The Assemblies of God is doing a better job than most denominations at retaining young adults in church services. Around one of every four adherents in the Fellowship is under the age of 25. And the AG is bucking a trend in that the number of millennials attending has increased 10 percent in the past decade.
But are those in their late teens and early 20s fully engaged?
In many darkened sanctuaries on a Saturday night or Sunday morning, illuminations emanate from every few seats.
They are the flickering screens from smartphones. Some young people are checking social media or playing games on their mobile devices, rather than worshipping or listening to a sermon. This challenge for ministry leaders will only increase as youth who have never lived without the web come of age.
The trend is apparent for both millennials (also called Generation Y), those generally considered born from the early 1980s through the end of the century, as well as Generation Z, also referred to as Homelanders — kids born since the 2001 terrorist attacks, kids who never remember a day without social media.
Tim Elmore, founder of Growing Leaders, which helps equip ministry leaders to reach the emerging generation, says at least 70 percent of churchgoing teens stop attending once they go off to college.
But the rebellion starts before high school graduation. More so than previous generations, Elmore says today’s young people resist pressure to conform to societal religious ritual expectations, such as attending funerals.
Of course measuring spiritual engagement is a tricky task. Various research indicates that while young people of this era aren’t attending church as much as their predecessors, that doesn’t necessarily mean they’ve lost their faith.
“We assume the next generation has their face against the church’s glass windows saying, please let me out,” says Heath Adamson, senior director of Assemblies of God National Youth Ministries since 2012. “It’s more accurate to say that the next generation is standing on the outside begging to be let in.”
In reality, there is an uptick of spirituality among emerging adults, according to Adamson. Young millennials and upcoming Homelanders aren’t necessarily saying no to the gospel, but rather the way the gospel is presented, he says.
“Are younger people really not interested in God, or are they just not finding a place in our community?” asks Adamson, who has been involved in youth ministry for two decades. “Let’s not assume they’re not interested in the dialogue. Maybe they are not interested in the monologue, and they are not finding a place to lend their voice to the conversation.”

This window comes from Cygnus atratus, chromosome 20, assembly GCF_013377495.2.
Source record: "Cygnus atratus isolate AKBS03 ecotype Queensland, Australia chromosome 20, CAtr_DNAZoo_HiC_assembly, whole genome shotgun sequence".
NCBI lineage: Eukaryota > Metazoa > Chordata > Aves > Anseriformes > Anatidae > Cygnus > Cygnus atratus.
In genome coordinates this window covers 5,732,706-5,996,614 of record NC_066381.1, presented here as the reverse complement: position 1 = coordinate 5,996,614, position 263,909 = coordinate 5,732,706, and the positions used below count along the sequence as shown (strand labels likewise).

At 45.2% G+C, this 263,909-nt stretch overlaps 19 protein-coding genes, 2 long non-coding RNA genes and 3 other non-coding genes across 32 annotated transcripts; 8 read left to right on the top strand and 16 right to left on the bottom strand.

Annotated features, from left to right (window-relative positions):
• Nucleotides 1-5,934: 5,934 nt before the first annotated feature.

“There is a deep spiritual hunger in Generation Z,” says Elmore, based in Atlanta. “They know their soul needs something that superficial social media doesn’t provide, but they don’t necessarily see church as the place for answers.”
A lack of real relationships at church has contributed to young people questioning authority, according to Jourdan Lunsford, leadership development specialist with the AG National Women’s Department. Subsequently, while they are generous with causes they believe in, many won’t contribute financially to the church they attend because they don’t trust how the funds will be spent.
Today in numerous churches, particularly large ones, multimedia presentations preside in an effort to be relevant to young people who have become accustomed to technology overload in daily life. Congregants face multiple jumbo screens; cameras cut from musicians to singers and back again with precision; the fervent worship experience resembles attending a rock concert.
But is clamorous and flamboyant the best approach?
“What I have heard from both the younger millennials and Gen Z is that very often they think the Church is overproduced and over-programmed,” says Elmore, author of books such as Artificial Maturity: Helping Kids Meet the Challenge of Becoming Authentic Adults and Generation iY: Secrets to Connecting with Today’s Teens & Young Adults in the Digital Age. “They want authentic and real, and the Church doesn’t come across that way to the young person.”
Nevertheless, interacting with electronic devices has become the default of younger millennials. Facebook, Twitter, Instagram, YouTube, Twitter, and Pinterest have documented their lives.
“We go to the phone even without a reason,” Lunsford says. “People feel disconnected because they don’t feel like anything that is happening is directed toward them. Our generation feels like we have something to contribute, and if we aren’t feeling like we’re connecting, we just tune out immediately.”
“Their normal, natural habitat is to be on their phone, scrolling through social media,” Elmore says. “But they’re missing part of the experience when they’re not fully engaged.”
Smartphones are nearly ubiquitous among younger adults, with 98 percent of 18- to 24-year-olds owning one, according to Nielsen. Gallup in 2015 reported that 73 percent of people ages 18 to 29 check their smartphones several times an hour.
Instead of being hypercritical of an addiction to technology, Adamson suggests pastors try to engage young people. For instance, a pastor who notices young people glued to their mobile devices might suggest they text an encouraging word to someone, then put their phone away.
“When Jesus sat down with the woman at the well, he didn’t communicate in a didactic way,” says Adamson, who emerged from a teenage life steeped in substance abuse and occultism, recounted in his book, The Bush Always Burns. “How can we harness and redeem technology without demonizing it?”